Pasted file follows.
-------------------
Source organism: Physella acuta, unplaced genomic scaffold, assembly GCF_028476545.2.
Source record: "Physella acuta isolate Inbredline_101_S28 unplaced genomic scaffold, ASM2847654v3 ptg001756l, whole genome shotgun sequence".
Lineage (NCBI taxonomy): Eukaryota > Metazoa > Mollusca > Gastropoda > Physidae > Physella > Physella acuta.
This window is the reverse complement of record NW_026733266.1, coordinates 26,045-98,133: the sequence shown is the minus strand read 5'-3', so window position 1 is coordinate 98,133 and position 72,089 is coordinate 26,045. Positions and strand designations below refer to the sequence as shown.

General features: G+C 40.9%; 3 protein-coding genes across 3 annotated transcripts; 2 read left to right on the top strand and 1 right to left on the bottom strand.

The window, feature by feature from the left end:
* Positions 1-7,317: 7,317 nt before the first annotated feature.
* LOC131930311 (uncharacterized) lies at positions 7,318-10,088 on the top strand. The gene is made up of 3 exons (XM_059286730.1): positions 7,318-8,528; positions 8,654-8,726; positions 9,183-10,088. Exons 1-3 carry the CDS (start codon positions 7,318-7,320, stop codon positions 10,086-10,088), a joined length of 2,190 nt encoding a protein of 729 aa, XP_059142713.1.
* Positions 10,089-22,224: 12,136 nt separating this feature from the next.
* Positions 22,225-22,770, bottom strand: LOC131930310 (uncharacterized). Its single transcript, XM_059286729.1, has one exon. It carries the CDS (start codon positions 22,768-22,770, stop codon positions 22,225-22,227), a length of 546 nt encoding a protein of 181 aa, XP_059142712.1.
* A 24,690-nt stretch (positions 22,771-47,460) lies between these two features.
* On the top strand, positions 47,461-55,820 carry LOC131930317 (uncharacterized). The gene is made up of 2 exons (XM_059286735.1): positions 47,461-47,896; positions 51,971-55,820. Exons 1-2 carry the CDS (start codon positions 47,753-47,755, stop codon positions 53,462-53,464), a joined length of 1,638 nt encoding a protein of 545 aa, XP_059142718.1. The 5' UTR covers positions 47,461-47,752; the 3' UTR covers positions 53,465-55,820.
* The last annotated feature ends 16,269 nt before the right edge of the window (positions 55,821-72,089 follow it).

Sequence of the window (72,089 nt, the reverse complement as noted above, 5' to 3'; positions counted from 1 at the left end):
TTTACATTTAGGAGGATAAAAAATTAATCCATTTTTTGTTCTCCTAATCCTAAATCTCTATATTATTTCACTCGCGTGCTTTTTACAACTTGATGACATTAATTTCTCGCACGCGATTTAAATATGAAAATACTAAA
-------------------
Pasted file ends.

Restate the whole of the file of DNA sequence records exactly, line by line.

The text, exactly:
Source organism: Physella acuta, unplaced genomic scaffold, assembly GCF_028476545.2.
Source record: "Physella acuta isolate Inbredline_101_S28 unplaced genomic scaffold, ASM2847654v3 ptg001756l, whole genome shotgun sequence".
Lineage (NCBI taxonomy): Eukaryota > Metazoa > Mollusca > Gastropoda > Physidae > Physella > Physella acuta.
This window is the reverse complement of record NW_026733266.1, coordinates 26,045-98,133: the sequence shown is the minus strand read 5'-3', so window position 1 is coordinate 98,133 and position 72,089 is coordinate 26,045. Positions and strand designations below refer to the sequence as shown.

General features: G+C 40.9%; 3 protein-coding genes across 3 annotated transcripts; 2 read left to right on the top strand and 1 right to left on the bottom strand.

The window, feature by feature from the left end:
* Positions 1-7,317: 7,317 nt before the first annotated feature.
* LOC131930311 (uncharacterized) lies at positions 7,318-10,088 on the top strand. The gene is made up of 3 exons (XM_059286730.1): positions 7,318-8,528; positions 8,654-8,726; positions 9,183-10,088. Exons 1-3 carry the CDS (start codon positions 7,318-7,320, stop codon positions 10,086-10,088), a joined length of 2,190 nt encoding a protein of 729 aa, XP_059142713.1.
* Positions 10,089-22,224: 12,136 nt separating this feature from the next.
* Positions 22,225-22,770, bottom strand: LOC131930310 (uncharacterized). Its single transcript, XM_059286729.1, has one exon. It carries the CDS (start codon positions 22,768-22,770, stop codon positions 22,225-22,227), a length of 546 nt encoding a protein of 181 aa, XP_059142712.1.
* A 24,690-nt stretch (positions 22,771-47,460) lies between these two features.
* On the top strand, positions 47,461-55,820 carry LOC131930317 (uncharacterized). The gene is made up of 2 exons (XM_059286735.1): positions 47,461-47,896; positions 51,971-55,820. Exons 1-2 carry the CDS (start codon positions 47,753-47,755, stop codon positions 53,462-53,464), a joined length of 1,638 nt encoding a protein of 545 aa, XP_059142718.1. The 5' UTR covers positions 47,461-47,752; the 3' UTR covers positions 53,465-55,820.
* The last annotated feature ends 16,269 nt before the right edge of the window (positions 55,821-72,089 follow it).

Sequence of the window (72,089 nt, the reverse complement as noted above, 5' to 3'; positions counted from 1 at the left end):
TTTACATTTAGGAGGATAAAAAATTAATCCATTTTTTGTTCTCCTAATCCTAAATCTCTATATTATTTCACTCGCGTGCTTTTTACAACTTGATGACATTAATTTCTCGCACGCGATTTAAATATGAAAATACTAAA